I am still testing this out.
But if you know bit more about make and .compile in Ubuntu check out
I loved the humorous introduction
Dap is a small statistics and graphics package based on C. Version 3.0 and later of Dap can read SBS programs (based on the utterly famous, industry standard statistics system with similar initials – you know the one I mean)! The user wishing to perform basic statistical analyses is now freed from learning and using C syntax for straightforward tasks, while retaining access to the C-style graphics and statistics features provided by the original implementation. Dap provides core methods of data management, analysis, and graphics that are commonly used in statistical consulting practice (univariate statistics, correlations and regression, ANOVA, categorical data analysis, logistic regression, and nonparametric analyses).
Anyone familiar with the basic syntax of C programs can learn to use the C-style features of Dap quickly and easily from the manual and the examples contained in it; advanced features of C are not necessary, although they are available. (The manual contains a brief introduction to the C syntax needed for Dap.) Because Dap processes files one line at a time, rather than reading entire files into memory, it can be, and has been, used on data sets that have very many lines and/or very many variables.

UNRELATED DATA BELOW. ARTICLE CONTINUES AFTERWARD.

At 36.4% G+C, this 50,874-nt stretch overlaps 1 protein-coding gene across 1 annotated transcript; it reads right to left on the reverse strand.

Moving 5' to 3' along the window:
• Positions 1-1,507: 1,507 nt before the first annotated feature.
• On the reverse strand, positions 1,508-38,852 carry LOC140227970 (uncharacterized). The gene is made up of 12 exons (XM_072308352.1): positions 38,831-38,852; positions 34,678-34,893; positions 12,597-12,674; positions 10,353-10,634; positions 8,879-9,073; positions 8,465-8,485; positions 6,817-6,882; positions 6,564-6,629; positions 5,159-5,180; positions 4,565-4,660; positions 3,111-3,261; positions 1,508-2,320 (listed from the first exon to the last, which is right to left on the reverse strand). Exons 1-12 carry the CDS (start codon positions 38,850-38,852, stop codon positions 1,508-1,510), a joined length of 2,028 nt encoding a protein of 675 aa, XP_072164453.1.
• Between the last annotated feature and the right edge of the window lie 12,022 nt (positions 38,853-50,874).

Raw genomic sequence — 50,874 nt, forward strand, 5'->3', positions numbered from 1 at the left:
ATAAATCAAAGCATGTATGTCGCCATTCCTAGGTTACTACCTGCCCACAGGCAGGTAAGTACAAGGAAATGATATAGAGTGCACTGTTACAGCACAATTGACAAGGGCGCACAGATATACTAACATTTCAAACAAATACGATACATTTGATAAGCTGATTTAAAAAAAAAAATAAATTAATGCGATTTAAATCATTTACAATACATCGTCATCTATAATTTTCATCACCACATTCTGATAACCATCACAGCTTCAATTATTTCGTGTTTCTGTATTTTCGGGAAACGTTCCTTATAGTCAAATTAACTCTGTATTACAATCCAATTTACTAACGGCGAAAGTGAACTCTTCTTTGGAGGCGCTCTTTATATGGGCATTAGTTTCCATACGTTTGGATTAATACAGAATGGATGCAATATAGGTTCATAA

I wrote Dap to use in my statistical consulting practice because the aforementioned utterly famous, industry standard statistics system is (or at least was) not available on GNU/Linux and costs a bundle every year under a lease arrangement. And now you can run programs written for that system directly on Dap! I was generally happy with that system, except for the graphics, which are all but impossible to use, but there were a number of clumsy constructs left over from its ancient origins.
Copyright © 2001, 2002, 2003, 2004 Free Software Foundation, Inc., 51 Franklin Street, Fifth Floor, Boston, MA 02110-1301, USA
sounds too good to be true- GNU /DAP joins WPS workbench and Dulles Open’s Carolina as the third SAS language compiler (besides the now defunct BASS software) see http://en.wikipedia.org/wiki/SAS_language#Controversy
Dap was written to be a free replacement for SAS, but users are assumed to have a basic familiarity with the C programming language in order to permit greater flexibility. Unlike R it has been designed to be used on large data sets.
It has been designed so as to cope with very large data sets; even when the size of the data exceeds the size of the computer’s memory
- R courses from Statistics.com (revolutionanalytics.com)
- Categorical Data Analysis for the Behavioral and Social Sciences (psypress.com)
- Skills of a good data miner (zyxo.wordpress.com)
- GNU Octave 3.4 has just been released (gnu.org)
- Revolution R Enterprise 4.2 now available (revolutionanalytics.com)